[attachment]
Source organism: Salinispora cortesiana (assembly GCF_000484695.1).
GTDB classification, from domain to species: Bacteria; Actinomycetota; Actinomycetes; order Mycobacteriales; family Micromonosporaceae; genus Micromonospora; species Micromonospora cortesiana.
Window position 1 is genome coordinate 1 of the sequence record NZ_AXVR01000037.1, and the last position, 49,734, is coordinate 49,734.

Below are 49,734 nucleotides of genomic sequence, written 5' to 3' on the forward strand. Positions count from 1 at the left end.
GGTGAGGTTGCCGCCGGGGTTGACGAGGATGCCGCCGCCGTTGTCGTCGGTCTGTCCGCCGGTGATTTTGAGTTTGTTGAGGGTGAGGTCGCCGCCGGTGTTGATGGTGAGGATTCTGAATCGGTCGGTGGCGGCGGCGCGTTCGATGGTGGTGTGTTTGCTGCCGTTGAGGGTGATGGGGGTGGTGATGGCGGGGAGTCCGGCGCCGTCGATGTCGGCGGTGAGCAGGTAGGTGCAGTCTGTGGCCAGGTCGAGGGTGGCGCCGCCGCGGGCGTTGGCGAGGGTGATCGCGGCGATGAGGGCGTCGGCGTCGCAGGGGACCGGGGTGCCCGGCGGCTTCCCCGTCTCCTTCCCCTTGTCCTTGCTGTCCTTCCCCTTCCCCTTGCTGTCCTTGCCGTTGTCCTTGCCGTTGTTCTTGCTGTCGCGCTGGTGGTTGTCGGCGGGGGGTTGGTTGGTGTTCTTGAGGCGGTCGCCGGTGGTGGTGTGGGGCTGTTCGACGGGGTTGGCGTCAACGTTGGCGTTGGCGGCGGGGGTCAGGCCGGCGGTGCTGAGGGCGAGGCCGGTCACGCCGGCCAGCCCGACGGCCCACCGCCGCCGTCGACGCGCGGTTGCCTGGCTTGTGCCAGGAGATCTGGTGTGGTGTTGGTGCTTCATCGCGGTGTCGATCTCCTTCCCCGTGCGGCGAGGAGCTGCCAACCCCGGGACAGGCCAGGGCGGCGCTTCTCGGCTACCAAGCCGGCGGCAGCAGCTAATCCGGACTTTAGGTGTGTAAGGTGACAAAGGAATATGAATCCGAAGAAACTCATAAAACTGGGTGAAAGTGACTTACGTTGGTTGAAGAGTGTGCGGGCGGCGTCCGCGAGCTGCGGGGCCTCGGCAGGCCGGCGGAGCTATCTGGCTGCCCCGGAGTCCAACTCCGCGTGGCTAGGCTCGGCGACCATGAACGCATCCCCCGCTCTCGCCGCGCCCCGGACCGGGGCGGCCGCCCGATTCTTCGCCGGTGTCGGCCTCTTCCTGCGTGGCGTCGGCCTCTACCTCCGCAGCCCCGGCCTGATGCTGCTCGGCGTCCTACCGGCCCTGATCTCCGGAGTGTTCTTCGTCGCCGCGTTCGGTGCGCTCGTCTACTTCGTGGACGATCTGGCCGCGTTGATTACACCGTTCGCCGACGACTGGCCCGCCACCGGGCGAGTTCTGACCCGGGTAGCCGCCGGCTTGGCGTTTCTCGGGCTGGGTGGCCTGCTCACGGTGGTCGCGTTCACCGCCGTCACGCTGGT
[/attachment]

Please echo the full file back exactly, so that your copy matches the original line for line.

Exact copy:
Source organism: Salinispora cortesiana (assembly GCF_000484695.1).
GTDB classification, from domain to species: Bacteria; Actinomycetota; Actinomycetes; order Mycobacteriales; family Micromonosporaceae; genus Micromonospora; species Micromonospora cortesiana.
Window position 1 is genome coordinate 1 of the sequence record NZ_AXVR01000037.1, and the last position, 49,734, is coordinate 49,734.

Below are 49,734 nucleotides of genomic sequence, written 5' to 3' on the forward strand. Positions count from 1 at the left end.
GGTGAGGTTGCCGCCGGGGTTGACGAGGATGCCGCCGCCGTTGTCGTCGGTCTGTCCGCCGGTGATTTTGAGTTTGTTGAGGGTGAGGTCGCCGCCGGTGTTGATGGTGAGGATTCTGAATCGGTCGGTGGCGGCGGCGCGTTCGATGGTGGTGTGTTTGCTGCCGTTGAGGGTGATGGGGGTGGTGATGGCGGGGAGTCCGGCGCCGTCGATGTCGGCGGTGAGCAGGTAGGTGCAGTCTGTGGCCAGGTCGAGGGTGGCGCCGCCGCGGGCGTTGGCGAGGGTGATCGCGGCGATGAGGGCGTCGGCGTCGCAGGGGACCGGGGTGCCCGGCGGCTTCCCCGTCTCCTTCCCCTTGTCCTTGCTGTCCTTCCCCTTCCCCTTGCTGTCCTTGCCGTTGTCCTTGCCGTTGTTCTTGCTGTCGCGCTGGTGGTTGTCGGCGGGGGGTTGGTTGGTGTTCTTGAGGCGGTCGCCGGTGGTGGTGTGGGGCTGTTCGACGGGGTTGGCGTCAACGTTGGCGTTGGCGGCGGGGGTCAGGCCGGCGGTGCTGAGGGCGAGGCCGGTCACGCCGGCCAGCCCGACGGCCCACCGCCGCCGTCGACGCGCGGTTGCCTGGCTTGTGCCAGGAGATCTGGTGTGGTGTTGGTGCTTCATCGCGGTGTCGATCTCCTTCCCCGTGCGGCGAGGAGCTGCCAACCCCGGGACAGGCCAGGGCGGCGCTTCTCGGCTACCAAGCCGGCGGCAGCAGCTAATCCGGACTTTAGGTGTGTAAGGTGACAAAGGAATATGAATCCGAAGAAACTCATAAAACTGGGTGAAAGTGACTTACGTTGGTTGAAGAGTGTGCGGGCGGCGTCCGCGAGCTGCGGGGCCTCGGCAGGCCGGCGGAGCTATCTGGCTGCCCCGGAGTCCAACTCCGCGTGGCTAGGCTCGGCGACCATGAACGCATCCCCCGCTCTCGCCGCGCCCCGGACCGGGGCGGCCGCCCGATTCTTCGCCGGTGTCGGCCTCTTCCTGCGTGGCGTCGGCCTCTACCTCCGCAGCCCCGGCCTGATGCTGCTCGGCGTCCTACCGGCCCTGATCTCCGGAGTGTTCTTCGTCGCCGCGTTCGGTGCGCTCGTCTACTTCGTGGACGATCTGGCCGCGTTGATTACACCGTTCGCCGACGACTGGCCCGCCACCGGGCGAGTTCTGACCCGGGTAGCCGCCGGCTTGGCGTTTCTCGGGCTGGGTGGCCTGCTCACGGTGGTCGCGTTCACCGCCGTCACGCTGGT